In light of recent events in Jena, Louisiana, I’ve started to take notice of racism as it pertains to my own life here in Newark, NJ. There has always been enough of it for me to take notice, mainly in the workplace.
My first job, at age 16, was a clerical position for rent-collections. I worked in an office, where the majority of the people in the department were black. The remainder were made up of a few whites and a few hispanics/latinos. I wasn’t at that job for more than a month before the department boss called a meeting. The purpose of the meeting was to quell any negative vibes due to a stack of racially motivated,derogatory pamphlets which mysteriously appeared in our office. As a teen, I found them rather funny. Like most people (I hope!) in present times, I find racism rather silly, and I usually pity the racist more than the victim of racism; there are obvious exceptions of course! My older coworkers found very little humor in the pamphlets, and saw it as their duty to give us young people a talk. That was the first time I encountered silliness at work. Unfortunately, it wasn’t the last.
The second time, at age 21, I worked in a warehouse for Roseart, where I started out as a material handler, and worked my way up through the ranks of inventory, inventory-controller, MIS assistant, ending up as a head clerk for one of the major departments. The whole time I was there, I had to deal with two people who made it clear how they felt about “colored people”. As they were much older than I, again, I found it silly and took pity on their pitiful lives.
The third time, at age 27, I was working as a prep guy in the paint department at Toyota, about 30 minutes up the road from where I lived at the time. I worked with one guy, pent up in a garage. The guy was blantantly racist, to the point where I didn’t find it harmless and silly anymore. And when he once crossed the line with me, pulling a “prank” where I could have been hurt, I had to physically threaten him. Threatening people, or feeling that I have to threaten someone, is not my bag. So even though I liked the job, I had to leave. Had I ended up in a fight with him, while I’d stomp his skinny ass into the asphalt, in the end I’d lose. That particular town wasn’t known for it’s tolerance for tanned folk, and I was still the “new guy”.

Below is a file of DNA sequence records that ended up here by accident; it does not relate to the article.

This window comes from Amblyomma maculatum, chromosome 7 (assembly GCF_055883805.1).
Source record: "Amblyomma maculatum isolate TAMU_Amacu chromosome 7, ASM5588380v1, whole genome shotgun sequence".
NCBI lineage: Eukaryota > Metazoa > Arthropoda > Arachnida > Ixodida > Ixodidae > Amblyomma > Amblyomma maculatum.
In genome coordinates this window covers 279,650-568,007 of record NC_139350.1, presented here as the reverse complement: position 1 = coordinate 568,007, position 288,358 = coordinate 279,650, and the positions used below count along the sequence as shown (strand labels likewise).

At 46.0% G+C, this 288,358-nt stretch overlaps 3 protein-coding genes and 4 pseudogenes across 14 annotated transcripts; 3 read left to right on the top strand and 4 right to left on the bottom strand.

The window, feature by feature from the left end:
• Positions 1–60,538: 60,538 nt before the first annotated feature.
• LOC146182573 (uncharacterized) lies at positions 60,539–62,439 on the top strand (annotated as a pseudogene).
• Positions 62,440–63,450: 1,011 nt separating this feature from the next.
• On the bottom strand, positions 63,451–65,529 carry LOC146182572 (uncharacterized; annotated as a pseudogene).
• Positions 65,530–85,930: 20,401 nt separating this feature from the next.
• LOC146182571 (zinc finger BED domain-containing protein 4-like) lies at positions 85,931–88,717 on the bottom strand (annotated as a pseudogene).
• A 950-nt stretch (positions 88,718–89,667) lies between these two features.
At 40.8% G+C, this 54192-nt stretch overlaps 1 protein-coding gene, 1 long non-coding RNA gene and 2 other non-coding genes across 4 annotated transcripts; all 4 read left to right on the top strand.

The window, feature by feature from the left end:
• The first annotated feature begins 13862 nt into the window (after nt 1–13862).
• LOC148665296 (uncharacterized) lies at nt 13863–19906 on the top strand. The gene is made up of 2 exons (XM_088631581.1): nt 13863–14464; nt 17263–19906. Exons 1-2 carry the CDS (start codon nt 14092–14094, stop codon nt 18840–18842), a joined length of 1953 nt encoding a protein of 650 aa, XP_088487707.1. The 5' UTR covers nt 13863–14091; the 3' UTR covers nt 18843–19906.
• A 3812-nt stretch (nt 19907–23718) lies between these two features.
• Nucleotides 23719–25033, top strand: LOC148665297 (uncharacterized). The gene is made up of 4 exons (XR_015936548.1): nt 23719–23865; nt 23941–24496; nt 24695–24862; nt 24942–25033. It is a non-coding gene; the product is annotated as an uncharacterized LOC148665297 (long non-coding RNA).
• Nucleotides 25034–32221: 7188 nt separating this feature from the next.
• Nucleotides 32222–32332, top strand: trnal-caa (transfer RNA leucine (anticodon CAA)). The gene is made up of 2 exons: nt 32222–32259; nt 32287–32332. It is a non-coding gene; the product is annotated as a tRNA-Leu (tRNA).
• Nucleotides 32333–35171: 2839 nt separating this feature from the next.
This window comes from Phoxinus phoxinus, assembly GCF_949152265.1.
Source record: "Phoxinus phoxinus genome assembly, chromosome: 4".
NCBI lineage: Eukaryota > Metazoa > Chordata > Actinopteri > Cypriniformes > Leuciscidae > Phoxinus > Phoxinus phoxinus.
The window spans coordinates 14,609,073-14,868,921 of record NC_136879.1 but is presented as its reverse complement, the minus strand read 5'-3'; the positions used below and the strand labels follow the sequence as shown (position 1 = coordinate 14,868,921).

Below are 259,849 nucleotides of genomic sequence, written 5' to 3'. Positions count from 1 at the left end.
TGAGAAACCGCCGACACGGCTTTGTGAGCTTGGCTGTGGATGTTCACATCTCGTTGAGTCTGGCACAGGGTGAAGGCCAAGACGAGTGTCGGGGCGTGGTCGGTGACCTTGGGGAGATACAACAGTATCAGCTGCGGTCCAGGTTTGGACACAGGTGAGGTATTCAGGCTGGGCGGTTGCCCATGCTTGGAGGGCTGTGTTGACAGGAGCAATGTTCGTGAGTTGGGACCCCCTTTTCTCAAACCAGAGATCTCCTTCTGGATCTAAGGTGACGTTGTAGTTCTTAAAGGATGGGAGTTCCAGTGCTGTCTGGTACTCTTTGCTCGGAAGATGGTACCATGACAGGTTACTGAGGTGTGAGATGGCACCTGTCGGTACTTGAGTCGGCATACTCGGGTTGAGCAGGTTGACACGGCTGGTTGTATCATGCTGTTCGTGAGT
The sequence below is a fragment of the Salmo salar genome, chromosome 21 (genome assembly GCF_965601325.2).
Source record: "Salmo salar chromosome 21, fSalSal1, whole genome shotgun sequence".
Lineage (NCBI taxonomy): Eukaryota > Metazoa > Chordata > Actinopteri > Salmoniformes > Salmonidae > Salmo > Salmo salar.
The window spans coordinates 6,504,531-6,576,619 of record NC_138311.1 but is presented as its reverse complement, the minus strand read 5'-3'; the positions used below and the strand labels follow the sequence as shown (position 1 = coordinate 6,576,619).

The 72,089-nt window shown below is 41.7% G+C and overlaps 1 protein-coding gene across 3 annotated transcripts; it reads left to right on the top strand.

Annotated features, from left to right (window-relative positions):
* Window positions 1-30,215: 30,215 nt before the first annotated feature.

Presently, I work with a few guys who’s humanity are rather suspect. With the majority of the few, one would have to listen carefully in order to pick up the funny comments here and there. That kind of cowardice I can overlook. It does me little harm. And overall, I expect it from people their age. Mainly because I expect very little from most people. There’s only one guy in the house that gets on my nerves, and it’s because I’m confused by the fact that this guy is only 35 or 36 years old, but he talks like it’s 1955 in Mississippi. And what bugs me the most is that he’s the biggest coward of them all. When the kind of person he talks shit about is not around, one can expect to hear all kinds of derogatory terminology without fail. However, when the object of his racism is around, he’s as quiet as a mouse. Pure fucking coward.
I don’t really know where I meant to go with this, as it’s after 10pm, and I’m sitting here in the kitchen of my firehouse exhausted after a long day. (Nine more hours to go!)
PS. Fuck the dumb shit.